Migration and Economic Mobility in Tanzania: Evidence from a Tracking Survey
AbstractThis study explores the extent to which migration has contributed to improved living standards of individuals in Tanzania. Using longitudinal data on individuals, the authors estimate the impact of migration on consumption growth between 1991 and 2004. The analysis addresses concerns about heterogeneity and unobservable factors correlated with both income changes and the decision to migrate. The findings show that migration adds 36 percentage points to consumption growth, during a period of considerable growth in consumption. These results are robust to numerous tests and alternative specifications. Unpacking the findings, the analysis finds that moving out of agriculture is correlated with much higher growth than staying in agriculture, although growth is always higher in any sector if one physically moves. Economic mobility is strongly linked to geographic mobility. The puzzle is why more people do not move if returns to geographic mobility are high. The evidence is consistent with models in which exit barriers are set by home communities (through social and family norms) that prevent migration of certain categories of people.
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Bibliographic InfoPaper provided by The World Bank in its series Policy Research Working Paper Series with number 4798.
Length: 52 pages
Date of creation: 01 Dec 2008
Date of revision:
adult mortality; agricultural activities; agricultural produce; AIDS epidemic; basic needs; Business Ownership; Change in Consumption; consumption aggregate; consumption data; consumption expenditure;
Other versions of this item:
- Kathleen Beegle & Joachim De Weerdt & Stefan Dercon, 2011. "Migration and Economic Mobility in Tanzania: Evidence from a Tracking Survey," The Review of Economics and Statistics, MIT Press, vol. 93(3), pages 1010-1033, August.
- Beegle, Kathleen & De Weerdt, Joachim & Dercon, Stefan, 2010. "Migration and Economic Mobility in Tanzania: Evidence from a Tracking Survey," CEPR Discussion Papers 7759, C.E.P.R. Discussion Papers.
- O12 - Economic Development, Technological Change, and Growth - - Economic Development - - - Microeconomic Analyses of Economic Development
- O15 - Economic Development, Technological Change, and Growth - - Economic Development - - - Economic Development: Human Resources; Human Development; Income Distribution; Migration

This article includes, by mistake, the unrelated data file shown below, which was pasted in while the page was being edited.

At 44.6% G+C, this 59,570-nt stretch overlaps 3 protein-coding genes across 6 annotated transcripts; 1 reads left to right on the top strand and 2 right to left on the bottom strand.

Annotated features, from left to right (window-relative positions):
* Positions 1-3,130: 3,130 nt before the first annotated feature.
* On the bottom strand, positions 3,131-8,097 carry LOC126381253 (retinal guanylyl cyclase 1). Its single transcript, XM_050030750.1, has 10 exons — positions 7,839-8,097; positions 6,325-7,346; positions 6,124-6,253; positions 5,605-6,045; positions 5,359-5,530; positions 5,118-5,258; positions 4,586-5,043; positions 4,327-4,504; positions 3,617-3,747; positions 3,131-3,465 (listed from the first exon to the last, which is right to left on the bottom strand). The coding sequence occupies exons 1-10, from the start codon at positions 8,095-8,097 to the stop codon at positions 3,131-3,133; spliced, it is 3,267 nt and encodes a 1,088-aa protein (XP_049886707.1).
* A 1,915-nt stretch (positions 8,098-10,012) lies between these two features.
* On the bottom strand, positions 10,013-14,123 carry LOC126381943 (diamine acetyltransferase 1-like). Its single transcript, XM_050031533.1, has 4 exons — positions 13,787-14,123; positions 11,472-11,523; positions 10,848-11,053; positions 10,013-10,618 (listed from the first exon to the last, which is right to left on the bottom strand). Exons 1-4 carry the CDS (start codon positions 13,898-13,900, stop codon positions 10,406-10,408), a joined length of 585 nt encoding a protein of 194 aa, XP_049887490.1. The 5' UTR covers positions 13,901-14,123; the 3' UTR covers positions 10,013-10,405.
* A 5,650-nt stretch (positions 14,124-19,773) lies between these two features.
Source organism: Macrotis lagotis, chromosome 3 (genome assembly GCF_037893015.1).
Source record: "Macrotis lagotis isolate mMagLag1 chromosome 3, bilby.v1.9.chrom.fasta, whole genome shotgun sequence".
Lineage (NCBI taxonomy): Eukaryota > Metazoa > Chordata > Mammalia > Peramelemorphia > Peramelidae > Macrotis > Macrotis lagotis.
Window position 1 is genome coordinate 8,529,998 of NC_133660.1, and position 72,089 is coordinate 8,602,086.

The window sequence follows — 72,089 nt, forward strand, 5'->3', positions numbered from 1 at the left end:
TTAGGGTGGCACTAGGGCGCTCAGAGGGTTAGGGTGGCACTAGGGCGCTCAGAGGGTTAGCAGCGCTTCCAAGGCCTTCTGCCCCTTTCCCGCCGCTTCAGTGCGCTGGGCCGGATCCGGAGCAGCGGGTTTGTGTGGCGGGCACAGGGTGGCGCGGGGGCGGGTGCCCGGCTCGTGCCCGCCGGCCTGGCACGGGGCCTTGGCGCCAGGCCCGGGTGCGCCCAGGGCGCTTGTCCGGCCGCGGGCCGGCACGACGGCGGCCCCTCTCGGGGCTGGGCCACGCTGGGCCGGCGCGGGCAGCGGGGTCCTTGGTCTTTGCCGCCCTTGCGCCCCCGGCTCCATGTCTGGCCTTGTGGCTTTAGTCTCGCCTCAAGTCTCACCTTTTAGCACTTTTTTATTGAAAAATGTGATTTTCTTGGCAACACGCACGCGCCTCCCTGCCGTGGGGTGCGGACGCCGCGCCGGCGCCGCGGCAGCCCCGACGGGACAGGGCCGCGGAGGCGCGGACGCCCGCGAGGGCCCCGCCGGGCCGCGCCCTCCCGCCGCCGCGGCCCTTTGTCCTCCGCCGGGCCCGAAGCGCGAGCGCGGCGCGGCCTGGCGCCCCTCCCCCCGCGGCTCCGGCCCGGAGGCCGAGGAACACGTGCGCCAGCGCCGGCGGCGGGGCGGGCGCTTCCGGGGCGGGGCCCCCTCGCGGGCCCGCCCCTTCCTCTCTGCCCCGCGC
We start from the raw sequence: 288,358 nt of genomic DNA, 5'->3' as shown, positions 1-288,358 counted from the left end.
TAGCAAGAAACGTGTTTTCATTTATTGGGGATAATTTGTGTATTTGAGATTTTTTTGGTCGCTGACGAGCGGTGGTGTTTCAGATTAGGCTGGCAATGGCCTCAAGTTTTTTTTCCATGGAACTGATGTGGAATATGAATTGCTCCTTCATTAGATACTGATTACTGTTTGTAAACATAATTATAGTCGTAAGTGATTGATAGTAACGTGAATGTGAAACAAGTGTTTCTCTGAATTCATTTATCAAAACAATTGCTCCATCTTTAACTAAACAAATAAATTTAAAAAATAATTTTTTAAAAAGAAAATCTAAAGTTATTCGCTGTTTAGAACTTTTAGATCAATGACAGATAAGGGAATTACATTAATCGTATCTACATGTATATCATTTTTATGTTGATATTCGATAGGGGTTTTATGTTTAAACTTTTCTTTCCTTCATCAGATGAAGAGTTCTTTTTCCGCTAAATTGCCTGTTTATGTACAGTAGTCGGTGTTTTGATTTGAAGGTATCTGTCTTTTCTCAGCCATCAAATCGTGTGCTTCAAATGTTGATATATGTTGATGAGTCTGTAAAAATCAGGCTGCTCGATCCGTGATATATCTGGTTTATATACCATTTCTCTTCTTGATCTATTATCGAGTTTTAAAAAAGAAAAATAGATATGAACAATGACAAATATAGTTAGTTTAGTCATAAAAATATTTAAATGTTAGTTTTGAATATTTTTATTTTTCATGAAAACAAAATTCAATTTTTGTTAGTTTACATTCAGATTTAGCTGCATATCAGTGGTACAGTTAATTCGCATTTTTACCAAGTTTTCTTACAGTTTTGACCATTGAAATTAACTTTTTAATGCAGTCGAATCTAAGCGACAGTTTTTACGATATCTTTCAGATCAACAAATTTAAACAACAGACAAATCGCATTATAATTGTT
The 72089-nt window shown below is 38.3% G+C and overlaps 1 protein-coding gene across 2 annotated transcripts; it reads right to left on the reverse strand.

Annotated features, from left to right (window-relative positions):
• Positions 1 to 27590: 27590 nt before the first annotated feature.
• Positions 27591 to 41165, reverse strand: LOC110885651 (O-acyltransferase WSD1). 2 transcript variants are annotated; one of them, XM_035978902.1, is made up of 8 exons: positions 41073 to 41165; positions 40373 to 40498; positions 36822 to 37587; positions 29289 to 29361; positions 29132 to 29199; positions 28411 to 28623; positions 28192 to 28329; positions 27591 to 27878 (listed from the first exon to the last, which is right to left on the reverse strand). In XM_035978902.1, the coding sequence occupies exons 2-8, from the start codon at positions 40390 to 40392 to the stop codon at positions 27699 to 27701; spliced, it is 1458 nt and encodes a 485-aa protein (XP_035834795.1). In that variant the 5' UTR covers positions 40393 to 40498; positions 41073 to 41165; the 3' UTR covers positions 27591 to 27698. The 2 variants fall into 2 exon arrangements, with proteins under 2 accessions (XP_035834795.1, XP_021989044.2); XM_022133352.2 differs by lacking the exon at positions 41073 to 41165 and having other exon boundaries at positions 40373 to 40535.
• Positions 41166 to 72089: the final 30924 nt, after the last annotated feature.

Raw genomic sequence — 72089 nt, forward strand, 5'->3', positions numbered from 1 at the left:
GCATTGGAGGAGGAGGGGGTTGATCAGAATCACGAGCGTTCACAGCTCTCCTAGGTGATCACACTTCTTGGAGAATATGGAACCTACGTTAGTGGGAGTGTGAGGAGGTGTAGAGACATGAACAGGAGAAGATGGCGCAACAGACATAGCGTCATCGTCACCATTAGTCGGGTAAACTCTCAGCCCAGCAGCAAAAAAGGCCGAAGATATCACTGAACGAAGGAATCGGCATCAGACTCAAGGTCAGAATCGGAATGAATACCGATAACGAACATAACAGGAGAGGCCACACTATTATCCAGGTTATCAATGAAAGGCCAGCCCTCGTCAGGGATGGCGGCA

- R23 - Urban, Rural, Regional, Real Estate, and Transportation Economics - - Household Analysis - - - Regional Migration; Regional Labor Markets; Population
This paper has been announced in the following NEP Reports:
- NEP-AFR-2009-02-14 (Africa)
- NEP-ALL-2009-02-14 (All new papers)
- NEP-DEV-2009-02-14 (Development)
- NEP-LAB-2009-02-14 (Labour Economics)
- NEP-MIG-2009-02-14 (Economics of Human Migration)
Please report citation or reference errors to , or , if you are the registered author of the cited work, log in to your RePEc Author Service profile, click on "citations" and make appropriate adjustments.:
- David McKenzie & Steven Stillman & John Gibson, 2010.
"How Important is Selection? Experimental VS. Non‐Experimental Measures of the Income Gains from Migration,"
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- David McKenzie & John Gibson & Steven Stillman, 2010. "How Important Is Selection? Experimental vs. Non-Experimental Measures of the Income Gains from Migration," Journal of the European Economic Association, MIT Press, vol. 8(4), pages 913-945, 06.
- McKenzie, David & Gibson, John & Stillman, Steven, 2006. "How Important Is Selection? Experimental vs. Non-Experimental Measures of the Income Gains from Migration," IZA Discussion Papers 2087, Institute for the Study of Labor (IZA).
- McKenzie, David & Sasin, Marcin J., 2007. "Migration, remittances, poverty, and human capital : conceptual and empirical challenges," Policy Research Working Paper Series 4272, The World Bank.
- Joachim De Weerdt, 2010. "Moving out of Poverty in Tanzania: Evidence from Kagera," Journal of Development Studies, Taylor & Francis Journals, vol. 46(2), pages 331-349.
- Demombynes, Gabriel & Hoogeveen, Johannes G., 2004.
"Growth, inequality, and simulated poverty paths for Tanzania, 1992-2002,"
Policy Research Working Paper Series
3432, The World Bank.
- Gabriel Demombynes & Johannes G. Hoogeveen, 2007. "Growth, Inequality and Simulated Poverty Paths for Tanzania, 1992--2002," Journal of African Economies, Centre for the Study of African Economies (CSAE), vol. 16(4), pages 596-628, August.
- James H. Stock & Motohiro Yogo, 2002. "Testing for Weak Instruments in Linear IV Regression," NBER Technical Working Papers 0284, National Bureau of Economic Research, Inc.
- Talip Kilic & Calogero Carletto & Benjamin Davis & Alberto Zezza, 2009. "Investing back home," The Economics of Transition, The European Bank for Reconstruction and Development, vol. 17(3), pages 587-623, 07.
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